'Cuts will deny justice to those who really need it'
A SPECIALIST advice service is warning that more vulnerable people risk falling into debt and losing their homes because of cuts to its funding.
Direct Help and Advice – formerly known as Derbyshire Housing Aid – in Phoenix Street, Derby, offers free advice to people on debt, welfare benefits and housing issues, such as eviction and repossession.
But from April 1, the money it receives from Legal Aid is being stopped, which means its free advice service will also come to an end. As a result, it fears that many people will lose their access to justice.
Jean Seaman, chairman of the DHA's trustees, said: "The changes coming in are massive and it only takes an unexpected redundancy notice and three or four missed mortgage or rent payments for any family to suddenly need specialist legal help but without the funds to pay for it.
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"We have a ticking timebomb effect of the changes coming in at a time of an increasing trend in repossessions and evictions, just when the public at large will be unable to get free advice on their problems, or Legal Aid to resolve them."
Suman Gupta, 44, a former council manager, found herself homeless in 2010 after being unable to pay the mortgage when she left her job due to a long-term illness.
Trying to navigate the benefits system and housing process, and being offered unsuitable accommodation, resulted in a near breakdown and she was referred to the DHA's crisis team.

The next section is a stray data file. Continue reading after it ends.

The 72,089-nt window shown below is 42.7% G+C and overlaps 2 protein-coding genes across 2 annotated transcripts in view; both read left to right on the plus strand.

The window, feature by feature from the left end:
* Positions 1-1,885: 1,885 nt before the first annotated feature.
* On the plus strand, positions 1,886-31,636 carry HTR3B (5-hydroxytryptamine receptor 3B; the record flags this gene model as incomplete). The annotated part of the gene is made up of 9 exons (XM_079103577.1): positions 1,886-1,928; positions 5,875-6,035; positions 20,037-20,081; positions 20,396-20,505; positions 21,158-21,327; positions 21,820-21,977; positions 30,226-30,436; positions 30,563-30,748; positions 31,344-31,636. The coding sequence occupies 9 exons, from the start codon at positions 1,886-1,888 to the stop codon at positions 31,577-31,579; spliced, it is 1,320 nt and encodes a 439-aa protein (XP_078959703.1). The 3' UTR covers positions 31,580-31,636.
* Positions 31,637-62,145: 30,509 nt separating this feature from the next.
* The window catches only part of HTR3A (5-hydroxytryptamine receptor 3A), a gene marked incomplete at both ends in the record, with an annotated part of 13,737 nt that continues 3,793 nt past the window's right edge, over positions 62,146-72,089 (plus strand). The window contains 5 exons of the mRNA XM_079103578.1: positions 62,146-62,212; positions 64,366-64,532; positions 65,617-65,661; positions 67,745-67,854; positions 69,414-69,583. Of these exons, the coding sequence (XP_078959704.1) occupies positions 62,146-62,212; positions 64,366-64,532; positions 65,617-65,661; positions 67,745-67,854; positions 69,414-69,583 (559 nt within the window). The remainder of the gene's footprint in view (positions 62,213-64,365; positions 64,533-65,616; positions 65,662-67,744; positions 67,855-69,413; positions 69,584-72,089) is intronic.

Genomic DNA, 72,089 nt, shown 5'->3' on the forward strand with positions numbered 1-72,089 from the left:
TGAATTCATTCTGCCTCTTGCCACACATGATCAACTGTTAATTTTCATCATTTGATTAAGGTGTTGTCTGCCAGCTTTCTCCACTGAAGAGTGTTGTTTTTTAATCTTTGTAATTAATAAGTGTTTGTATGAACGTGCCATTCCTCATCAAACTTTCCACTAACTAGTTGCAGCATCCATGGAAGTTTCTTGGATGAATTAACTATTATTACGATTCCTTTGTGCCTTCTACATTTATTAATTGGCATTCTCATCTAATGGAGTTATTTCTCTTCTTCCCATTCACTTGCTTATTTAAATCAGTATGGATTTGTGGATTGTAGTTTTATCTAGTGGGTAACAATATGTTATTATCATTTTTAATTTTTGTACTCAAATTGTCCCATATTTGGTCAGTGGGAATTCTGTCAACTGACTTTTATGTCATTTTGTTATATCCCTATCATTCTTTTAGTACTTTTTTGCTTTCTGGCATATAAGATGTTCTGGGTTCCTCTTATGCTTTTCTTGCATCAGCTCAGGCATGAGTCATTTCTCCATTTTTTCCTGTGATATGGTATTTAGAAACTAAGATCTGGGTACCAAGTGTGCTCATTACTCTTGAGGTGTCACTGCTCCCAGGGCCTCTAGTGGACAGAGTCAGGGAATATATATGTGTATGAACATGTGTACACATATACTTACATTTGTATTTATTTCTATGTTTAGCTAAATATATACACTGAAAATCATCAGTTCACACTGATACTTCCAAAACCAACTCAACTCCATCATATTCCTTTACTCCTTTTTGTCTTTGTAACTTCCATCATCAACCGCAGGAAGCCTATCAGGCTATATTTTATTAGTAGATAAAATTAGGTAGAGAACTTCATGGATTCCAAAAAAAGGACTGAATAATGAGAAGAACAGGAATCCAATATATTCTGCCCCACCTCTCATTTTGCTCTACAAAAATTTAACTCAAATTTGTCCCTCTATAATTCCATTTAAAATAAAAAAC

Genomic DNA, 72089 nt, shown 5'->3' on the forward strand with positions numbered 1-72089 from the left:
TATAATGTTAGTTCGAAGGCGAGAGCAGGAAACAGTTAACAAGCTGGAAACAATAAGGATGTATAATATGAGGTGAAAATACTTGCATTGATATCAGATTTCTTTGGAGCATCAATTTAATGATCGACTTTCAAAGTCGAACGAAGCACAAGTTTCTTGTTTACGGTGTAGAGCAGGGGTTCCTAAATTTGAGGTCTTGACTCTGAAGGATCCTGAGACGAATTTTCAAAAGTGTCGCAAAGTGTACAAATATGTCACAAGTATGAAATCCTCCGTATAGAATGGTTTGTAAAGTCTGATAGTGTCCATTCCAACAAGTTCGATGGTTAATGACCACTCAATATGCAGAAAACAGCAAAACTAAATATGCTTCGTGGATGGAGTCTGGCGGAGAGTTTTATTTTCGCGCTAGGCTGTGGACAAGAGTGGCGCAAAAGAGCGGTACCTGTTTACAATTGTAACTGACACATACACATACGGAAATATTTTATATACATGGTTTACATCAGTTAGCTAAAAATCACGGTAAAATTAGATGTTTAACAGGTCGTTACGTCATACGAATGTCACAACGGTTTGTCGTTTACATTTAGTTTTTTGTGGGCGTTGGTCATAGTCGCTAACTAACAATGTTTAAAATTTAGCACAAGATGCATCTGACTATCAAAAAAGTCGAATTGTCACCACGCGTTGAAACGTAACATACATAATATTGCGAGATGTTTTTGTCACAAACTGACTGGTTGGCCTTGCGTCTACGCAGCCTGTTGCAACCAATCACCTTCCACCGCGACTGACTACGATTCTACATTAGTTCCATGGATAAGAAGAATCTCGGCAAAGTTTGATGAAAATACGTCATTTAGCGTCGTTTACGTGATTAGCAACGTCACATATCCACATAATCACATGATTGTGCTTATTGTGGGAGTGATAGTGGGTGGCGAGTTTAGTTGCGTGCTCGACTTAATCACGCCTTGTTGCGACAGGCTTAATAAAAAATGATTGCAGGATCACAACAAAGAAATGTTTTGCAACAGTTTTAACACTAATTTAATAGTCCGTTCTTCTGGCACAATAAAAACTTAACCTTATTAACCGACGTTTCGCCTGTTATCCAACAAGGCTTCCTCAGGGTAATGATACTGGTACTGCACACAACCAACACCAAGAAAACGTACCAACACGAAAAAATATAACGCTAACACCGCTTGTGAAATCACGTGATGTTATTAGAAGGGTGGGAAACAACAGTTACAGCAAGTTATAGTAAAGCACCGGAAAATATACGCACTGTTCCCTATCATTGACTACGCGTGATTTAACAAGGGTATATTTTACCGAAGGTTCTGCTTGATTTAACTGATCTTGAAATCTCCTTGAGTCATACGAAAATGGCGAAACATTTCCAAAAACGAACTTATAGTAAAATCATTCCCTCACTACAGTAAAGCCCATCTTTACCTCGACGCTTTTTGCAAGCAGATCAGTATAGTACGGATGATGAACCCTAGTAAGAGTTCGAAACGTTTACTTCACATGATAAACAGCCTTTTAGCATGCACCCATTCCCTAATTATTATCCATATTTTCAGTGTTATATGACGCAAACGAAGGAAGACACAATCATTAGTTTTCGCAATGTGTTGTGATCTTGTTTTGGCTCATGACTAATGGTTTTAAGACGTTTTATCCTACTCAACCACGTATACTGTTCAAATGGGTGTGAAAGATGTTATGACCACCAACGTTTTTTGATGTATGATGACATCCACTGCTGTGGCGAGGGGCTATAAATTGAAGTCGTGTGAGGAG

The mother-of-two said its experts helped her through the process, ensuring that a suitable property was offered.
Ms Gupta, who moved into her new home last week, said: "I've never been in a situation where I have been homeless before, and understanding the process and the system was just impossible to manage without DHA. They were my companion through this journey, holding my hand every step of the way."
She said that, after being in work since the age of 15, it was "a terrible culture shock" to find herself unemployed, homeless and having to navigate the benefits system. She added: "It's so different when you have to go through the process yourself. There's no central point to get information and, if you don't qualify for Legal Aid, you have no-one to help you."
Ms Gupta said that changes to the tax and benefits system, such as the so-called "bedroom tax" – a cut in benefits for people in social housing who are considered to have a spare bedroom – were likely to leave people needing help and professional advice but unable to get it.
She said: "Without DHA, I don't think I would be housed in an adequate property to meet my needs.
"A lot more people will need help. There will be more and more people having to move home because of the bedroom tax, and no-one to give them any advice.
"Charity donations have dropped, their budgets have been reduced and it's the wrong place to cut funding.
"The long-term cost to society without someone like DHA to help us will be much higher."
Direct Help and Advice relaunched recently under the new name to better reflect the work done by its team of legal advisors and case workers.
It also runs advice drop-ins across the county and has a solicitor on standby in Derby and Burton courts.